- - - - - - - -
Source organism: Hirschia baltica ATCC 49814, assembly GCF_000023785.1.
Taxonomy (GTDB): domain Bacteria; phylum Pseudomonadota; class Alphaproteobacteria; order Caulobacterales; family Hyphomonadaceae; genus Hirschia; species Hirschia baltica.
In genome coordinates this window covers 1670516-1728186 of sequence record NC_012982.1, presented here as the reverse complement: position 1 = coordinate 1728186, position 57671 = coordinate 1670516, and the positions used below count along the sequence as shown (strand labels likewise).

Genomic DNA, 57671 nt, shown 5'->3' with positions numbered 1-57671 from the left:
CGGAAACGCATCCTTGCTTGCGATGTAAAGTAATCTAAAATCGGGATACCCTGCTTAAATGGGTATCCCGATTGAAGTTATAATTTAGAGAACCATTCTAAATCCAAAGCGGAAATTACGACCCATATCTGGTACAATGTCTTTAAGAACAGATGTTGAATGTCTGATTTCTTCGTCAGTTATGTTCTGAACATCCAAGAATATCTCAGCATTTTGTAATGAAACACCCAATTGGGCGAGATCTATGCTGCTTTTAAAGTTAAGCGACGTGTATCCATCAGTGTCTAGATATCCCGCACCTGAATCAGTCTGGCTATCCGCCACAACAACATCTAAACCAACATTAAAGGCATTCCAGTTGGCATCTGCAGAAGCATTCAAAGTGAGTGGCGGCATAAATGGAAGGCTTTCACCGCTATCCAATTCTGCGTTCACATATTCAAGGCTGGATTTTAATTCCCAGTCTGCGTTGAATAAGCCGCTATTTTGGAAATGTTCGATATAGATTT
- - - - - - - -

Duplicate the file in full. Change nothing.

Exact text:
Source organism: Hirschia baltica ATCC 49814, assembly GCF_000023785.1.
Taxonomy (GTDB): domain Bacteria; phylum Pseudomonadota; class Alphaproteobacteria; order Caulobacterales; family Hyphomonadaceae; genus Hirschia; species Hirschia baltica.
In genome coordinates this window covers 1670516-1728186 of sequence record NC_012982.1, presented here as the reverse complement: position 1 = coordinate 1728186, position 57671 = coordinate 1670516, and the positions used below count along the sequence as shown (strand labels likewise).

Genomic DNA, 57671 nt, shown 5'->3' with positions numbered 1-57671 from the left:
CGGAAACGCATCCTTGCTTGCGATGTAAAGTAATCTAAAATCGGGATACCCTGCTTAAATGGGTATCCCGATTGAAGTTATAATTTAGAGAACCATTCTAAATCCAAAGCGGAAATTACGACCCATATCTGGTACAATGTCTTTAAGAACAGATGTTGAATGTCTGATTTCTTCGTCAGTTATGTTCTGAACATCCAAGAATATCTCAGCATTTTGTAATGAAACACCCAATTGGGCGAGATCTATGCTGCTTTTAAAGTTAAGCGACGTGTATCCATCAGTGTCTAGATATCCCGCACCTGAATCAGTCTGGCTATCCGCCACAACAACATCTAAACCAACATTAAAGGCATTCCAGTTGGCATCTGCAGAAGCATTCAAAGTGAGTGGCGGCATAAATGGAAGGCTTTCACCGCTATCCAATTCTGCGTTCACATATTCAAGGCTGGATTTTAATTCCCAGTCTGCGTTGAATAAGCCGCTATTTTGGAAATGTTCGATATAGATTT